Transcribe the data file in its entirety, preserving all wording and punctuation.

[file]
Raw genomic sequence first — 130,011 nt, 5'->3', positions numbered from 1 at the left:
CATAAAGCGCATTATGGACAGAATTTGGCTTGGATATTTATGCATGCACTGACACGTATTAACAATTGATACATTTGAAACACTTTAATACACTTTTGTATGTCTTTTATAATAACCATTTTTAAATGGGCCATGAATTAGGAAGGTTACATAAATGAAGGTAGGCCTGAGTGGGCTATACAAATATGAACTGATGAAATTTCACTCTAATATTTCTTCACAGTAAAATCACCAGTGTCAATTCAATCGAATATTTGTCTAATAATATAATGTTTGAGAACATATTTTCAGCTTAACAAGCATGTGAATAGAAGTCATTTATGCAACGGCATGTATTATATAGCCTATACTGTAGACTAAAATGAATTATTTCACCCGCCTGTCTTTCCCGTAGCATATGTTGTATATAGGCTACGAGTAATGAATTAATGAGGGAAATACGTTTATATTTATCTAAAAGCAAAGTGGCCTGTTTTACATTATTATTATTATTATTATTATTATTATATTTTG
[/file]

Raw genomic sequence first — 130,011 nt, 5'->3', positions numbered from 1 at the left:
CATAAAGCGCATTATGGACAGAATTTGGCTTGGATATTTATGCATGCACTGACACGTATTAACAATTGATACATTTGAAACACTTTAATACACTTTTGTATGTCTTTTATAATAACCATTTTTAAATGGGCCATGAATTAGGAAGGTTACATAAATGAAGGTAGGCCTGAGTGGGCTATACAAATATGAACTGATGAAATTTCACTCTAATATTTCTTCACAGTAAAATCACCAGTGTCAATTCAATCGAATATTTGTCTAATAATATAATGTTTGAGAACATATTTTCAGCTTAACAAGCATGTGAATAGAAGTCATTTATGCAACGGCATGTATTATATAGCCTATACTGTAGACTAAAATGAATTATTTCACCCGCCTGTCTTTCCCGTAGCATATGTTGTATATAGGCTACGAGTAATGAATTAATGAGGGAAATACGTTTATATTTATCTAAAAGCAAAGTGGCCTGTTTTACATTATTATTATTATTATTATTATTATTATATTTTG